lecture notes

# Age of aquarius when the sun on the spring equinox

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year. (“Age of Aquarius”: when the sun on the spring Equinox reaches the Aquarius constellation). 2. All star coordinates shift .014 degree East per year. (By 2200, Polaris will no longer mark the NCP; aka “precession of the Pole star”) * Animation: Precession of the Pole Star 8. Eratosthenes (~276-195 BC) - Estimated Earth’s circumference by measuring the length of the shadow cast by a stick.

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9. Apollonius (~262-190 BC) Devised the epicycle model of constant, circular planetary motion, which explains: - Retrograde motion - Changing angular speeds (planet’s tangential component can vary) - Changing brightness (planet’s distance can vary) This model was in use for nearly 300 years.
Animation: The epicycle model 1. Claudius Ptolemy (~85-161 AD) - Author of Mathematical Treatise (~150 AD), a.k.a The Almagest (“The Great Treatise”), the definitive astronomy textbook for 1400 years. - It presents the lost works of the ancient Greeks, a star catalogue, and the Ptolemaic model of planetary motion. 2. The Ptolemaic Model Ptolemy modified the epicycle model to improve its accuracy: - He displaced Earth from the center. - He added the equant point, which forces the epicycle to have non-constant motion. Animation… 3. Ptolemy further modified his model to explain the different paths of the inner vs outer

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planets Applet: Ptolemaic motion of an inner planet Applet: Ptolemaic motion of an outer planet 4. Ptolemy’s order of the planets a. Moon is closest (since it’s never eclipsed by a planet). b. 5 visible planets, from fastest to slowest (sun between Venus& Mars to separate inner vs outer types of motion). c. Sun is on the center , not the earth d. The fixed stars.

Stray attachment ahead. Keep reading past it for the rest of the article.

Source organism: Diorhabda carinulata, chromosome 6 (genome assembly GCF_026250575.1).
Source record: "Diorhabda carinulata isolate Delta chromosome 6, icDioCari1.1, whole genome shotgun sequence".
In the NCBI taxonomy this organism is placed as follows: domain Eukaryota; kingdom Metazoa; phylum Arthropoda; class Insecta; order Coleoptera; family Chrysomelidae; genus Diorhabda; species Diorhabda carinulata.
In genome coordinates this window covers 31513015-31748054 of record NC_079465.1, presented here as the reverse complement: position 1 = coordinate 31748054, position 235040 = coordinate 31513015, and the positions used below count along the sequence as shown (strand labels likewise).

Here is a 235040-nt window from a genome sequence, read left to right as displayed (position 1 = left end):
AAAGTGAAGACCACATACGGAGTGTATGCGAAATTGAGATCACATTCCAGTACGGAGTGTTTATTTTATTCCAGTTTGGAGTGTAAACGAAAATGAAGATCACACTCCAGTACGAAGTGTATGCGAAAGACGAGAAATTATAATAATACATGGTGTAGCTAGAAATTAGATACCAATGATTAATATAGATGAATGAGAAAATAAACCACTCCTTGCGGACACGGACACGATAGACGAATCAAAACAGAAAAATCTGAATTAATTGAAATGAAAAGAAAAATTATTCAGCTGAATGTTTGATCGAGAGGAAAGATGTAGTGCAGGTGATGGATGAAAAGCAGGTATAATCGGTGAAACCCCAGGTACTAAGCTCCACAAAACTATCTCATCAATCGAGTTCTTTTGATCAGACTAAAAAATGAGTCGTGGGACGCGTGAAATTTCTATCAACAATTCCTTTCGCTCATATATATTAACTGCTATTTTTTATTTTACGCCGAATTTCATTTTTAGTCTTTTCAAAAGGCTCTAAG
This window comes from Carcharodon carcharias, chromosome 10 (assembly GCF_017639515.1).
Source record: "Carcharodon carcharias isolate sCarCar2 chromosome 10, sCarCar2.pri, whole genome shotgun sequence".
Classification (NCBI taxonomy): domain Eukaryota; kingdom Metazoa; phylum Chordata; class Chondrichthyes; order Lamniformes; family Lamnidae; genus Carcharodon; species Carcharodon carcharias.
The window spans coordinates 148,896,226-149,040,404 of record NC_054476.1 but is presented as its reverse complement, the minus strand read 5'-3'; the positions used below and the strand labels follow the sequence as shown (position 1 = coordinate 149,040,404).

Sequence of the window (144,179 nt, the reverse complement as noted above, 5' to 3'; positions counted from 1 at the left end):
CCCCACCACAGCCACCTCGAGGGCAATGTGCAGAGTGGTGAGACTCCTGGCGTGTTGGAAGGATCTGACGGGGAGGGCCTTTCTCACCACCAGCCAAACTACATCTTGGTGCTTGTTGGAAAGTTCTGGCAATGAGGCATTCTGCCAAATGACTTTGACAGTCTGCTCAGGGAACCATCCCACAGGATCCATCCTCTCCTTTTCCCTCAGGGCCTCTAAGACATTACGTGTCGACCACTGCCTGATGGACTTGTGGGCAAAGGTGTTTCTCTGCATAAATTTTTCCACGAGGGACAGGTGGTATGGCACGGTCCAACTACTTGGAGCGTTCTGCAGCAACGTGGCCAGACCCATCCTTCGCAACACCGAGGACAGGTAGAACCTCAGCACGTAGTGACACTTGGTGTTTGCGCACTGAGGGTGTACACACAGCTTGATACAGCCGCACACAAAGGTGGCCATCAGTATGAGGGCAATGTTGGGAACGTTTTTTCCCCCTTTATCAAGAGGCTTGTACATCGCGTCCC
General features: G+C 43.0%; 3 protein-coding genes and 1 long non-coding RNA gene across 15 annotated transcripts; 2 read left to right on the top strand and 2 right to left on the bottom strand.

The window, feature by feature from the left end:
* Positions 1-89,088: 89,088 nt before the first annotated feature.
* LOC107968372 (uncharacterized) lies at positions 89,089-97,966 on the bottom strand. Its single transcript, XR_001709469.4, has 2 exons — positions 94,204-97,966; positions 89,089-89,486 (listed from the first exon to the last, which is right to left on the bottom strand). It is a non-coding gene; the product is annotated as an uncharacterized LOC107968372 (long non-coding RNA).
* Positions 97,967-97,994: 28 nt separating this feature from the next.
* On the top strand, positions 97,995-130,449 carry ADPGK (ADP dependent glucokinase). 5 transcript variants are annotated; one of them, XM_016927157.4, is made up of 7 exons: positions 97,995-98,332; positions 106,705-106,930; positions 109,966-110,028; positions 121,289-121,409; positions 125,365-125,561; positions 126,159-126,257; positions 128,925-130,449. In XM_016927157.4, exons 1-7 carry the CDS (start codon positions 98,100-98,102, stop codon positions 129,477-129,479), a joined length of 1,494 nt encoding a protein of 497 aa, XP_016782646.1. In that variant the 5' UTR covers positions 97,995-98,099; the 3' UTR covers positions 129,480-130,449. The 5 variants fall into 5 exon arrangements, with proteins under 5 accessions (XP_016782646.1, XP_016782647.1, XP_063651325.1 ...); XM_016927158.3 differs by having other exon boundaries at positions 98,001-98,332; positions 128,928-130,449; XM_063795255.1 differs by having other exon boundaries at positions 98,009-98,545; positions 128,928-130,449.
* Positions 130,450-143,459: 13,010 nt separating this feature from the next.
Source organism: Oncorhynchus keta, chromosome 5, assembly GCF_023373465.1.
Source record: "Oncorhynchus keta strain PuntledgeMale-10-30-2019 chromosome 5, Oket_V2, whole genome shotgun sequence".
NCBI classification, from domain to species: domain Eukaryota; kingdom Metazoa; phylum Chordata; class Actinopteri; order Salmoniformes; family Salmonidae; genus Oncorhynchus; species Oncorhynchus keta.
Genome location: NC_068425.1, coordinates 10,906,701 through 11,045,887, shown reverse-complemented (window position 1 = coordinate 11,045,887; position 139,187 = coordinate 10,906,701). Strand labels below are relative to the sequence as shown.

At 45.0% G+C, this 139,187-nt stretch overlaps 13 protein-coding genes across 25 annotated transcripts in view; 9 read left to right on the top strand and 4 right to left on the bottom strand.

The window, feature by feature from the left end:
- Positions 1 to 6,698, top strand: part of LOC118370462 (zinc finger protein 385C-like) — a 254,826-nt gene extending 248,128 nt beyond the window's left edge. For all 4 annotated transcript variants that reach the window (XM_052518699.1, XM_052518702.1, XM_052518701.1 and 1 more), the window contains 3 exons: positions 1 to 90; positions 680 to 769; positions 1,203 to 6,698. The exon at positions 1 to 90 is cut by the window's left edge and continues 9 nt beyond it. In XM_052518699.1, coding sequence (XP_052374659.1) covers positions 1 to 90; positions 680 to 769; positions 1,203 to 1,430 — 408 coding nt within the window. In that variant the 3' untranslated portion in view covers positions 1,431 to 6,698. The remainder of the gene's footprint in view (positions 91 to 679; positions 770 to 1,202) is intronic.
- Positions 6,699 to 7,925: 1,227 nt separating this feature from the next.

5. By assuming his order of the planets was correct with no space between adjacent epicycles, Ptolemy estimated the size of the Universe to be ~20,000 Earth radii (actual: 260,000). Despite the error, this proved the enormous distance to the stars Mercury’s min distance = Moon’s max distance Chapter 4 1. Astronomy in the Middle Ages (~5 th -15 th C AD) In the Dark Ages (5 th -7 th C), knowledge of Astronomy declined as the church became more involved in State affairs: - Study of the sky not emphasized in the Bible. - Rejection of Ancient Greek “pagan” ideas. - Loss of Ancient Greek texts (Latin became the official language of scholarship) 2. Between the 9-12 th C, Islamic scholars continued from where the Ancient Greeks left off: - The Qur’an encourages knowledge of the sky for time-keeping - Interactions with Greek refugee scholars led to translations of the ancient Greek texts into Arabic (e.g. Almagest). 3. - New star catalogues were created in which the stars were renamed with Arabic descriptions - When the Arabic catalogues later made their way into Europe, the Arabic star names persisted (still used today).

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Buridan dismantled the Aristotelian argument that an arrow’s motion proves that Earth is fixed. His theory of impetus (momentum) shows: - A Fixed Earth and a moving Earth re equivalent from our perspective on Earth.
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• Fall '11
• RobinMetcalfe

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